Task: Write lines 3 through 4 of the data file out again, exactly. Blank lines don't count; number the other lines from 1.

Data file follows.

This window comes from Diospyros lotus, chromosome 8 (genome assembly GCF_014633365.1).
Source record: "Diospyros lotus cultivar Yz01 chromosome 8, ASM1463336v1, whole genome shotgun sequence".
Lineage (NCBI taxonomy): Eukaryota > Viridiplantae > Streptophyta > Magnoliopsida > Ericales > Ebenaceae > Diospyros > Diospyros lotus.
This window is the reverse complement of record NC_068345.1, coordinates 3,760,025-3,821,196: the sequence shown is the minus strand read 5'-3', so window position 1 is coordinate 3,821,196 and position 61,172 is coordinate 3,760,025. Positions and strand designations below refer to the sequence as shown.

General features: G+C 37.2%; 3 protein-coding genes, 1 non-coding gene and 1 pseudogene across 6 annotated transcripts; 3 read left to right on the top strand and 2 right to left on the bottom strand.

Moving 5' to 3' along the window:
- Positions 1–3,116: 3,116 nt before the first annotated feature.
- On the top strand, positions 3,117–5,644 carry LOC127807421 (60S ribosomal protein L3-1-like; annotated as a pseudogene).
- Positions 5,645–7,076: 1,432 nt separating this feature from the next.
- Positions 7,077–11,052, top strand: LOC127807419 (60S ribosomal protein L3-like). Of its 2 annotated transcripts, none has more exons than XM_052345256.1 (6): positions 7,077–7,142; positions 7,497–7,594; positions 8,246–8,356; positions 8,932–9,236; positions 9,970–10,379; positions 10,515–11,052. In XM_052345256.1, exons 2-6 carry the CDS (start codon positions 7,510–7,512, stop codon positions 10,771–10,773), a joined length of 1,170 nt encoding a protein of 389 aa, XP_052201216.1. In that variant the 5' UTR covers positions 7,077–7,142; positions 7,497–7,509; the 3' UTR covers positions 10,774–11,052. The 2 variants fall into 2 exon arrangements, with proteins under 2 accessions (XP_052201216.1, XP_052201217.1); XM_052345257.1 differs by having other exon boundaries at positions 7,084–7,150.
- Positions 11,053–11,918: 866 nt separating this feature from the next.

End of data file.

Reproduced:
Lineage (NCBI taxonomy): Eukaryota > Viridiplantae > Streptophyta > Magnoliopsida > Ericales > Ebenaceae > Diospyros > Diospyros lotus.
This window is the reverse complement of record NC_068345.1, coordinates 3,760,025-3,821,196: the sequence shown is the minus strand read 5'-3', so window position 1 is coordinate 3,821,196 and position 61,172 is coordinate 3,760,025. Positions and strand designations below refer to the sequence as shown.